Why introverts shouldn’t be forced to talk in class

In my own work, I suggest that we redefine what we mean by classroom participation. Teachers often define classroom participation as a verbal response that fits into a routine that the teacher has established. (Typically, the teacher asks a question, the student responds and the teacher affirms the correctness of the answer. Students are then said to participate.)  But can students participate without speaking out loud?  Should teachers consider the times that a student gives silent assent to a question or thoughtfully jots notes for a future essay as participation?  Are these useful forms of participation?  It is important to note that one student’s silence can enable another student to speak.  Do students have a responsibility to contribute to the silence of a classroom so that others can talk, along with a responsibility to contribute verbally to the discussion?  How might silence be re-framed as a “productive” or useful contribution to classroom classrooms?  Finally, how to we create other contexts for participation such as multimedia projects where students “speak” through recorded text.

Lahey claims that she wants to prepare her students for the future where verbal participation is critical for their success. I suggest instead that we rethink how we understand students’ silences. I want us to remain cautious about labeling children as introverts, rather than understanding the larger contexts of how and why they choose to participate in certain ways. Otherwise, the particular contributions these students make to the classroom community may be unheard, unrecognized, and discounted.  The absence of talk might lead a teacher to assume the absence of learning.  It may be difficult for a student to escape the label of the “silent” student or the “introvert.”

There are potentially grave consequences for students when teachers do not understand their silence as a form of participation.  Narrow interpretations of the meanings of silence can lead to false assumptions about student participation in classroom activities.  For instance, students who are silent might receive low grades for classroom participation, when in fact they are actively engaged in learning. Rather than working to fix or change “introverts” I suggest we understand the various reasons students choose to participate verbally in classrooms or to refrain from such participation. Shouldn’t our goal as educators be to rethink our classroom as places that support all students to learn?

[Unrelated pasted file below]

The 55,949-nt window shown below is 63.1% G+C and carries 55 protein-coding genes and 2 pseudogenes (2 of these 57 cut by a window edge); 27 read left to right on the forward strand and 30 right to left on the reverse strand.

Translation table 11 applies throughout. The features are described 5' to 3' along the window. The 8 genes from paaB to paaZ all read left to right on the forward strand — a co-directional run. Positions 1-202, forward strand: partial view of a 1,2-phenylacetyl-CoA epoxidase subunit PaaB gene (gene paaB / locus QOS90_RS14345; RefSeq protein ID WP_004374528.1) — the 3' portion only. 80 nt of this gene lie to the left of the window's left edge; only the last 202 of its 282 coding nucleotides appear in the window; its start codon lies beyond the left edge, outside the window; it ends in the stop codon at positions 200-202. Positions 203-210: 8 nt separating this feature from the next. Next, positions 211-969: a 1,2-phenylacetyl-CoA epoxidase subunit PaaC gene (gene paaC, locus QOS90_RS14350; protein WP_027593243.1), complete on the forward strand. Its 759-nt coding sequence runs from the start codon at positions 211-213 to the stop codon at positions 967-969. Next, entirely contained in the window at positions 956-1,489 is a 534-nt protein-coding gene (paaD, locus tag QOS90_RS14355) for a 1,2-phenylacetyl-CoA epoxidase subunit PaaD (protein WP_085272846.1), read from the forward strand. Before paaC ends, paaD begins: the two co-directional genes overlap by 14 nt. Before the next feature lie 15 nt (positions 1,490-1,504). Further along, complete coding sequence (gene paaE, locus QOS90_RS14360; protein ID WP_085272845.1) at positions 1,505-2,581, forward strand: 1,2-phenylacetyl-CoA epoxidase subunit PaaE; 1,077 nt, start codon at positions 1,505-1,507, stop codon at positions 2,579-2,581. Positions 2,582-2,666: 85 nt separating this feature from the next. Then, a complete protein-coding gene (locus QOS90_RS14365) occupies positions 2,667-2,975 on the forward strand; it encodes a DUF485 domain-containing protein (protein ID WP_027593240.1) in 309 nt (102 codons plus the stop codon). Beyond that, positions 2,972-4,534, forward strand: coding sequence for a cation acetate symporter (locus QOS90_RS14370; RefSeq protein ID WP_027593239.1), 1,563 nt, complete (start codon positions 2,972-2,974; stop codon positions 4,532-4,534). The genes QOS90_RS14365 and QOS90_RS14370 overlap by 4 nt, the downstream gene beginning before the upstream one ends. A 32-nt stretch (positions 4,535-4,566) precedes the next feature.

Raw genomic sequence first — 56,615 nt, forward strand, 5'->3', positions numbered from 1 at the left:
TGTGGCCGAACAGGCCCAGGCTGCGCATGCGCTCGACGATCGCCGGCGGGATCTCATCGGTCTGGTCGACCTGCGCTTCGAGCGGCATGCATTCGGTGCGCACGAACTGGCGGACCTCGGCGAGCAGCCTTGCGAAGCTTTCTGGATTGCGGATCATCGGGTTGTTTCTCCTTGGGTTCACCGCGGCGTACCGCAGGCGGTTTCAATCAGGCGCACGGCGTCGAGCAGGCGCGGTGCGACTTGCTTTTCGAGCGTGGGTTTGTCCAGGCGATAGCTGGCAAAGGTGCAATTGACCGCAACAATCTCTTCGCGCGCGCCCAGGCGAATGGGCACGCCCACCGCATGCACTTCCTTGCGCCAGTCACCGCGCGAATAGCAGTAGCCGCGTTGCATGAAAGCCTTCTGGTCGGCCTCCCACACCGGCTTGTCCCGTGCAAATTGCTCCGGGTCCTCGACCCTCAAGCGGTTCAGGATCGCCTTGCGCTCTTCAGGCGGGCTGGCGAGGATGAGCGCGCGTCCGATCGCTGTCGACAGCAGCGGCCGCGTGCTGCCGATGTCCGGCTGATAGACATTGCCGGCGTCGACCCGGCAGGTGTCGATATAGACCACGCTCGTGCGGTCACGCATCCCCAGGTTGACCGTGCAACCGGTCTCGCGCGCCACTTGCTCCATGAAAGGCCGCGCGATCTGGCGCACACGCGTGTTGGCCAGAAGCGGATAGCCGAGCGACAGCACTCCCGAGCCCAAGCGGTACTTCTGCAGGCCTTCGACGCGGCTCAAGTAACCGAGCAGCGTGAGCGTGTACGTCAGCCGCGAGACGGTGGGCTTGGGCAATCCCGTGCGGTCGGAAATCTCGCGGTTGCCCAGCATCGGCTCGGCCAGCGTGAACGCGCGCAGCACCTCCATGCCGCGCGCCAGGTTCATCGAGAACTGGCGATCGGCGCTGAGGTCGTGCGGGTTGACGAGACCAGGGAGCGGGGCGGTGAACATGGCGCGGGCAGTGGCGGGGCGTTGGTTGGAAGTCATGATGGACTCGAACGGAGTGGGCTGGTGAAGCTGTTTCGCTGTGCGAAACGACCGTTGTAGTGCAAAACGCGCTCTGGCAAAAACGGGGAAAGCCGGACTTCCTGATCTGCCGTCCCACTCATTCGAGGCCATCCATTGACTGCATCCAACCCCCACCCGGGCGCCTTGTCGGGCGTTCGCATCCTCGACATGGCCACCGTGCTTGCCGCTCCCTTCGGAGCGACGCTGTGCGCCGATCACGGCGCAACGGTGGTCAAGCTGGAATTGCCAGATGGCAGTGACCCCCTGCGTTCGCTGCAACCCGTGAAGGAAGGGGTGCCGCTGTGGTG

As someone who graduated from a university where many professors were so huge on class participation (some assigning up to 50-60% of a course grade towards class participation). I totally and completely agree with this author’s stand. First off, I think assigning a grade on how frequently someone speaks up in class, without even taking into account quality and content is extremely simplistic to me. Many times, people will just talk for the sake of talking. There are many ways of “grading” class participation (though I’m not for this idea at all) than simply basing it off just answering a question etc.

Secondly, it also goes to show how many schools/educators etc take a one size fits all approach towards educating students rather than thinking about and adopting different styles in class that would appeal to different types of students and learning orientations.

Third, it also shows how awfully misinformed many people out there when it comes to the concept of introversion/introverts. Lots of people just lump shyness or anti-social behaviour with being introverted and that always irks me. Plus the golden, oft-heard question: Why are you so quiet? The perception might differ culturally, but where I am from, the question often stems from a very judgmental, accusatory place, a you-are-so-quiet-you-arent-doing-something-right conformist attitude that I really dislike and I think needs to change.

Why introverts shouldn’t be forced to talk in class


Leave a Reply

Fill in your details below or click an icon to log in:

WordPress.com Logo

You are commenting using your WordPress.com account. Log Out / Change )

Twitter picture

You are commenting using your Twitter account. Log Out / Change )

Facebook photo

You are commenting using your Facebook account. Log Out / Change )

Google+ photo

You are commenting using your Google+ account. Log Out / Change )

Connecting to %s